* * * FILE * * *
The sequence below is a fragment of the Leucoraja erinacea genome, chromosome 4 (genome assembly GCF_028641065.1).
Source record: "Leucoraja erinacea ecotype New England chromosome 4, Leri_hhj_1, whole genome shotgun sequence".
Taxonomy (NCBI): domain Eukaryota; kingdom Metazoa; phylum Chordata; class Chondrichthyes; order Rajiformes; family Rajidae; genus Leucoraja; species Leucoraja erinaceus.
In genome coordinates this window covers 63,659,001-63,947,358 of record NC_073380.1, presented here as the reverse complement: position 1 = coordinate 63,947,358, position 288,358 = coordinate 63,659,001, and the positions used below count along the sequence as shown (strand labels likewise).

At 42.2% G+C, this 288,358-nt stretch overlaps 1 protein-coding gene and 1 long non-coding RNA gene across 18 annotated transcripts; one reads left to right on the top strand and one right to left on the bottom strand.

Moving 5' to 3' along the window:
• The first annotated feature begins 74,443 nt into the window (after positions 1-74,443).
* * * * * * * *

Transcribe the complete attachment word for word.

The sequence below is a fragment of the Leucoraja erinacea genome, chromosome 4 (genome assembly GCF_028641065.1).
Source record: "Leucoraja erinacea ecotype New England chromosome 4, Leri_hhj_1, whole genome shotgun sequence".
Taxonomy (NCBI): domain Eukaryota; kingdom Metazoa; phylum Chordata; class Chondrichthyes; order Rajiformes; family Rajidae; genus Leucoraja; species Leucoraja erinaceus.
In genome coordinates this window covers 63,659,001-63,947,358 of record NC_073380.1, presented here as the reverse complement: position 1 = coordinate 63,947,358, position 288,358 = coordinate 63,659,001, and the positions used below count along the sequence as shown (strand labels likewise).

At 42.2% G+C, this 288,358-nt stretch overlaps 1 protein-coding gene and 1 long non-coding RNA gene across 18 annotated transcripts; one reads left to right on the top strand and one right to left on the bottom strand.

Moving 5' to 3' along the window:
• The first annotated feature begins 74,443 nt into the window (after positions 1-74,443).